At a Glance
What is it?
A family-style Italian joint based on the NYC restaurant of the same name.
Where is it?
What kind of food is served?
Classic Americanized Italian comfort food. Think lasagna and spaghetti and meatballs.
What is the atmosphere like?
Big. As in the biggest restaurant in Vegas.
How is the service?
Very good, friendly, and attentive.
What are the prices like?
On a per-person basis, not bad at all.
What else do I need to know?
All food is served in massive, family-style portions. Singles and couples should look elsewhere.
What’s the bottom line?
Groups now have a good place to go in Vegas.
The bigger is better mantra is a popular one in Las Vegas. Here you’ll find some of the biggest hotels in the world, the biggest nightclubs in the world, and the biggest of a bunch of other random things (indoor atrium at Luxor; observation wheel at Linq; etc.). In a town built on the concept of excess things like all-you-can-eat buffets and 24 hour liquor sales are not only the norm but almost demanded, like a right guaranteed by our founding fathers.
Carmine’s fits into that way of thinking very nicely on a variety of levels. First of all it’s the biggest restaurant in Las Vegas (that doesn’t have a nightclub attached to it). It certainly feels like it. The main dining room is a grand two-story affair with lots of big tables and comfy booths surrounded by acres of framed photos, paintings, and posters covering the walls. It’s less chaotic than it sounds and winds up being a pretty nice place to dine. Out front is a patio along the Forum Shops mall main walkway and out back and upstairs are several private and semi-private dining rooms and a balcony for groups and events that overlooks The Strip.
But the food also fits into the bigger theme, coming in family size portions that are designed to be shared. Each item serves three or four people depending on how hungry and/or gluttonous those people are. This means that it is best for big groups who can order a bunch of things and pass the plates around while having a festive, interactive time. Singles and couples will want to look elsewhere unless you haven’t eaten in a few days.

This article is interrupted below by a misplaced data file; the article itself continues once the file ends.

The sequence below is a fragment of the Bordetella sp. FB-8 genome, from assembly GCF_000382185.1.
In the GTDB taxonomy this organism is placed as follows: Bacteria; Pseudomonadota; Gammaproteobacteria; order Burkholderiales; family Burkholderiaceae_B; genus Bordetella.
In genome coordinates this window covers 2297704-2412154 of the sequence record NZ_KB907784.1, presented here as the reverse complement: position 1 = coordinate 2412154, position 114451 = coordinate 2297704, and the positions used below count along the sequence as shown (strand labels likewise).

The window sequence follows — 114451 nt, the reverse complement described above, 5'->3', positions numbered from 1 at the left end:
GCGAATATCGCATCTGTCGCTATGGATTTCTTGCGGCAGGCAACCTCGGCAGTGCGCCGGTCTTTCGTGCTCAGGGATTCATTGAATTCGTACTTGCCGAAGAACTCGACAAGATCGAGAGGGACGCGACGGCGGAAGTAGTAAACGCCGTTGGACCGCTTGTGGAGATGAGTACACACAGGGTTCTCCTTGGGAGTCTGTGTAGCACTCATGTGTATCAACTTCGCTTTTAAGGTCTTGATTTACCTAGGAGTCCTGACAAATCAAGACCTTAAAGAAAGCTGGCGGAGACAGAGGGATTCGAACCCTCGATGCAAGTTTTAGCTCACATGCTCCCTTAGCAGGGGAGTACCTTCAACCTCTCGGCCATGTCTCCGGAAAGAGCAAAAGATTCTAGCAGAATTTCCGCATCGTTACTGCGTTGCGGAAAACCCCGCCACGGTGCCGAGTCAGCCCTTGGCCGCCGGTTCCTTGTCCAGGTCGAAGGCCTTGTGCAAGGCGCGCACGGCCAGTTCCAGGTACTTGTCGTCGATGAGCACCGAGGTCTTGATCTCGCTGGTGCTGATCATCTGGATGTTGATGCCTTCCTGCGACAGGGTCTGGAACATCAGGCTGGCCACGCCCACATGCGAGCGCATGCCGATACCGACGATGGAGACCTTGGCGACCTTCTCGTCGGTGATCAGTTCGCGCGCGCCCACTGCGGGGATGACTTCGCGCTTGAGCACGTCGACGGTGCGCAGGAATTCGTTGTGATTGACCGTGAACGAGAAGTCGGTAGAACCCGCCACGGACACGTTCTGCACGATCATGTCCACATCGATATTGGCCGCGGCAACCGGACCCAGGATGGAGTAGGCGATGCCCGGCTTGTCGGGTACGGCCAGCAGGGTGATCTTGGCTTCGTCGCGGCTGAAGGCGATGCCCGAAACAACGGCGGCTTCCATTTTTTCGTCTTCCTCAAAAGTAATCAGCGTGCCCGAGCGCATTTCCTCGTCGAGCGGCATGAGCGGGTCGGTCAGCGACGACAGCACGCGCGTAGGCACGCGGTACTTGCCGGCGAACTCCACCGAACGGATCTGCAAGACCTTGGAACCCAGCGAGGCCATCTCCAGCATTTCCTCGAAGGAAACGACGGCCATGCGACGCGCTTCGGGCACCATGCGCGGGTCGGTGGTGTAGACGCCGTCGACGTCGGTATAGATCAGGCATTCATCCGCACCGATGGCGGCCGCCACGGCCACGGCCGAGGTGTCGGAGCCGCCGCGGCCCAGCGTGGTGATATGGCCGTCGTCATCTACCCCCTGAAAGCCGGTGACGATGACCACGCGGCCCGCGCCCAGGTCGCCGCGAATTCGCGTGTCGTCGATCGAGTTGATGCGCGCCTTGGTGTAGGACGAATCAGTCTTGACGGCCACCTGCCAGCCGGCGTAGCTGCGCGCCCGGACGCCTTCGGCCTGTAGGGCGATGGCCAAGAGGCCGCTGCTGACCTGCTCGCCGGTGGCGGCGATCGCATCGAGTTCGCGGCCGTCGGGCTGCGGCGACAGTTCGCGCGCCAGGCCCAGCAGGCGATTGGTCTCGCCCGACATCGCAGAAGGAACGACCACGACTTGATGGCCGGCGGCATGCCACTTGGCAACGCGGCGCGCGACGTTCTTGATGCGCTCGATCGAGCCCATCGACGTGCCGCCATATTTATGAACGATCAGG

The cuisine is classic Americanized Italian. Garlic bread and antipasto for appetizers; ravioli, rigatoni, and manicotti for pastas; and chicken, veal, seafood, and beef done in styles with names like parmigiana, marsala, scaloppine, and saltimbocca. You’d expect there to be red and white checkered table cloths and wine bottles with candles stuck in them as decoration. While perhaps not the most inventive, it’s almost a welcome relief from the upscale, Northern Italian served at most places with this particular cuisine in Vegas. Forget the risotto with asparagus and artichokes in a delicate mushroom blah blah blah, I want spaghetti and meatballs! And I want a lot of it! Food, good!
My table of three tried three different things – the penne alla vodka, the chicken parmigiana, and the lasagna. The latter was the clear winner, an almost impossible construction of hearty meat, thick cheese, rich tomato sauce, and perfectly cooked noodles. It was exactly as lasagna was meant to be. The chicken was worthy opponent, juicy and tender and smothered in gooey cheese but I could’ve done without the penne. There was nothing specifically wrong with it, but there was nothing special about it either. It came across as bland compared to the lasagna.
Dessert was a bit of a disappointment. The Italian cheesecake was only so-so and the strawberry shortcake was too heavy on the whipped cream, which along with the cake wasn’t sweet enough for my taste buds.
They do have a small line of hoagies available at the bar for takeout if you are unwilling to cart around a wheelbarrow full of meatballs marinara.
Prices, at first glance, are very expensive. Most main courses are within a few bucks in either direction of $30 and go all the way up to more than $80 for the porterhouse Contadina. But remember that you’re serving at least three people with the portions and that makes it much more reasonable. A table of four could order three dishes, have more food than they know what to do with, and get out for about $25 per person.
You would think that Vegas restaurants would be well-suited to deal with big groups, but I’ve found it doesn’t really work that way. Most are designed to accommodate more intimate parties and when you do bring out the troops you are stuck with an “every man for himself” ordering strategy. This lively, interactive, family-style concept and the solidly dependable Italian favorites they offer should make this a popular destination for groups and/or people who are really, really hungry.